Three complex engines propel the world toward a knowledge-based economy, in which skills and technology are the raw materials for competitive success.
Two of these – education and technological innovation – rightfully receive close attention and immense resources.
But a third, which we might call ecosystem innovation, is largely ignored. What is this other engine of long-term prosperity, and why does it matter?
An economic ecosystem is the web of resources and rules that helps an invention – the “eureka!” moment – become a useful product, service or process.
It includes human capital, entrepreneurs, technology managers and trained technicians; technology, such as patents, research and production know-how; institutions, such as universities, suppliers, investors and regulators; and, importantly, all the rules that affect the new invention, from laws and regulations to industry standards and customer specifications.
Consider the car. Adapting the car to society, creating an “invention-society interface”, required a host of ecosystem innovations – the production assembly line, highways, petrol stations, car parks, insurance, drivers’ education, and vehicle safety inspections. New laws and regulations had to be created and enforced.
Without these, the car might never have emerged as man’s next-best friend. Tons of steel and glass, often piloted by teenagers and the infirm, hurtling along at speeds above 120km/h and fuelled by toxic, carcinogenic, global-warming hydrocarbons? Nowadays such an invention wouldn’t be allowed out of the garage.
And that’s the point. Today the interconnected rules and institutions of a modern economy need a thorough re-examination if we wish to accelerate innovation.
All too often rules designed to achieve other goals, even to support past inventions, have the unintended consequence of stifling innovation.
For example, agricultural innovation, particularly in small companies, has been all but halted worldwide by European laws banning crops developed with modern biotechnology.
Financial rules meant to protect investors in large public companies also make it harder for small technology companies to raise funds.
And patent systems created to promote innovation have allowed the emergence of patent “trolls” who make life difficult for technology start-ups.
Meanwhile companies in relatively unregulated industries with strong institutional support, such as web-based services or national security, can innovate at breathtaking rates.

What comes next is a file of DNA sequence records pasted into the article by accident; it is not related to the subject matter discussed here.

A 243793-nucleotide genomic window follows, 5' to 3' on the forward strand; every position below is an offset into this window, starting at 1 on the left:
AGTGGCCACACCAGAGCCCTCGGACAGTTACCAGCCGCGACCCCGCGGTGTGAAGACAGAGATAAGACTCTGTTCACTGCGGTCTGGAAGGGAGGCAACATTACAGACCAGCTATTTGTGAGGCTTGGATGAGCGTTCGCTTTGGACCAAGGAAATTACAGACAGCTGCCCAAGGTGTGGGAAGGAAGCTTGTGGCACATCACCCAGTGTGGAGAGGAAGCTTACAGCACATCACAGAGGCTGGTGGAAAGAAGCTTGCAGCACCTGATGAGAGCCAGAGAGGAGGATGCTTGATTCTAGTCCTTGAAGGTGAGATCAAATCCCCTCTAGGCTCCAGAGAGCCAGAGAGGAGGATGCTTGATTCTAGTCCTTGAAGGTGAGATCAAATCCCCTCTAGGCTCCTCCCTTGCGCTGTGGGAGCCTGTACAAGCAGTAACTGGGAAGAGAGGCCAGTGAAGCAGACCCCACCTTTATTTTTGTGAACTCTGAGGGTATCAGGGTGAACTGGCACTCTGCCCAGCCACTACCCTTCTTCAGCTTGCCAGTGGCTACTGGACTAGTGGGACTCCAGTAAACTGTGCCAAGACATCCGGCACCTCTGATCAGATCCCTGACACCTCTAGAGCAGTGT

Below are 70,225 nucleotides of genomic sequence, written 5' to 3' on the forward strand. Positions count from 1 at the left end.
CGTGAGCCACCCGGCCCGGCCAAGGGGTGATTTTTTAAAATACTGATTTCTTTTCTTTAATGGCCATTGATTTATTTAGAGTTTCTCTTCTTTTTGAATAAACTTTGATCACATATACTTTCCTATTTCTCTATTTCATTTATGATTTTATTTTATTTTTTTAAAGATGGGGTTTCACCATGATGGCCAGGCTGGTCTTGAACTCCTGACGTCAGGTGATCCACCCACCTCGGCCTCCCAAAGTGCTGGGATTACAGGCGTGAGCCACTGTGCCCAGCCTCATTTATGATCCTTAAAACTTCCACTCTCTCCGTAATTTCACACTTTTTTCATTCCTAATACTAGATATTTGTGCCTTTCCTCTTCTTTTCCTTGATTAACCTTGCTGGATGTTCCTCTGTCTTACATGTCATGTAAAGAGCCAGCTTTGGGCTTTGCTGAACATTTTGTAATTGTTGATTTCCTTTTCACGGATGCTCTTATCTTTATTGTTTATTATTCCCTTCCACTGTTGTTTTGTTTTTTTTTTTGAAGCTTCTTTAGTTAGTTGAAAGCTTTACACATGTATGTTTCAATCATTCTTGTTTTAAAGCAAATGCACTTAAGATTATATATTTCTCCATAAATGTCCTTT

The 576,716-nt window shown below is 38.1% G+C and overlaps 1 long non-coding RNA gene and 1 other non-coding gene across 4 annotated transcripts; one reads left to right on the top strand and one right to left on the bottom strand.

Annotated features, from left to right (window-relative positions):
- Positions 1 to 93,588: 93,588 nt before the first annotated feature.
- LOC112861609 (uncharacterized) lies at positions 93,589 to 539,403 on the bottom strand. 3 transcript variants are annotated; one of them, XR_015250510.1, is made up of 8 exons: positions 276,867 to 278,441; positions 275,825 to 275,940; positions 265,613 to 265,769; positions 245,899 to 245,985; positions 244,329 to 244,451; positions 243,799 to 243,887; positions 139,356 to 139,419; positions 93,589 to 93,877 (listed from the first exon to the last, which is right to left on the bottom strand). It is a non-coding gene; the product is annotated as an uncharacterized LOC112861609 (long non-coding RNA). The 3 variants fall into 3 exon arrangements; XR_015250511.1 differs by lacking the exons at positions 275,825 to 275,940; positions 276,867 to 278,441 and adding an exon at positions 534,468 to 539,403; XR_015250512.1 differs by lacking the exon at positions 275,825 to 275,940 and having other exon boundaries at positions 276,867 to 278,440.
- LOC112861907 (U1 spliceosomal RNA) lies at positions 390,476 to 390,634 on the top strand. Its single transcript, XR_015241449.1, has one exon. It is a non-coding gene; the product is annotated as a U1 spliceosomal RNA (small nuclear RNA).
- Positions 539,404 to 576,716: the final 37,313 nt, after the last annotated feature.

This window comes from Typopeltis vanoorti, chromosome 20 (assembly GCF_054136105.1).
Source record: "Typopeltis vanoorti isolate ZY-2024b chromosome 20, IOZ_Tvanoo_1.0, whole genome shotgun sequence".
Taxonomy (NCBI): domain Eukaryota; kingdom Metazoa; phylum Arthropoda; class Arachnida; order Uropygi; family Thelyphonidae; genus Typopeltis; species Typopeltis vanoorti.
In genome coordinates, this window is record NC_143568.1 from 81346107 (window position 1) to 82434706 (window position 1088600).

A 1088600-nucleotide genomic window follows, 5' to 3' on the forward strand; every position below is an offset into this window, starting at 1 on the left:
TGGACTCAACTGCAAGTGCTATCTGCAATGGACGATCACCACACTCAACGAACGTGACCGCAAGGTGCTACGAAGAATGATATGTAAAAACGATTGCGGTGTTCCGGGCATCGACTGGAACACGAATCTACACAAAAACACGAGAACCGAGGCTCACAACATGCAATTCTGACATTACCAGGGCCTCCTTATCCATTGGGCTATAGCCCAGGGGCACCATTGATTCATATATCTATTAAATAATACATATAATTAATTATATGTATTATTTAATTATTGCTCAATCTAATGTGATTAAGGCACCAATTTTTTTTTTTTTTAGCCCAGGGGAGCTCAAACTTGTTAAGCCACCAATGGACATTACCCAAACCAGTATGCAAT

In other industries, countries will need to spend the next decade overhauling their ecosystems to support innovation. Every law, regulation, tax, policy, standard and guideline, every new patent issued, every proposed schedule for government action, must answer the question: “Does this accelerate innovation?”
Countries that do this quickly will win enduring competitive advantages that laggards may never overcome.
At the start of this new global race, the UAE has four formidable advantages. First, it is amazingly receptive to change.
In less than 42 years it has created a modern nation from desert sands, with a bewildering array of new facilities, institutions and faces.
Second, it has a strong executive arm of the government compared with countries where a different balance of the executive, legislative and judicial branches give the executive less room for manoeuvre.
During the last five years in the US, for example, economic policy has been paralysed by discord between the President and Congress.
The UAE, by contrast, gives its executive branch strong economic policy authority – a tremendous advantage in making the necessary changes to its ecosystem.
Third, the UAE is small, and its institutions are young. Lacking the inertia of size and the inflexibility of age, it can move quickly to experiment with changes to its ecosystem.
And last but not least, as the corporate strategist Robert Ayan has pointed out, the UAE doesn’t need to raise taxes to pay for important changes such as new types of venture capital funds. The UAE’s sovereign wealth funds already have these resources on hand.
Global co-ordination of ecosystem rules and institutions is often desirable, but substantial differences in national ecosystems already exist.
Increasingly such differences will determine a country’s rate of technological innovation and future economic success.
The UAE should therefore seize the initiative and proceed boldly to exploit its competitive advantages in the emerging global arena of ecosystem innovation.
Dr. Bruce Ferguson is professor of practice in engineering systems and management at the Masdar Institute of Science and Technology.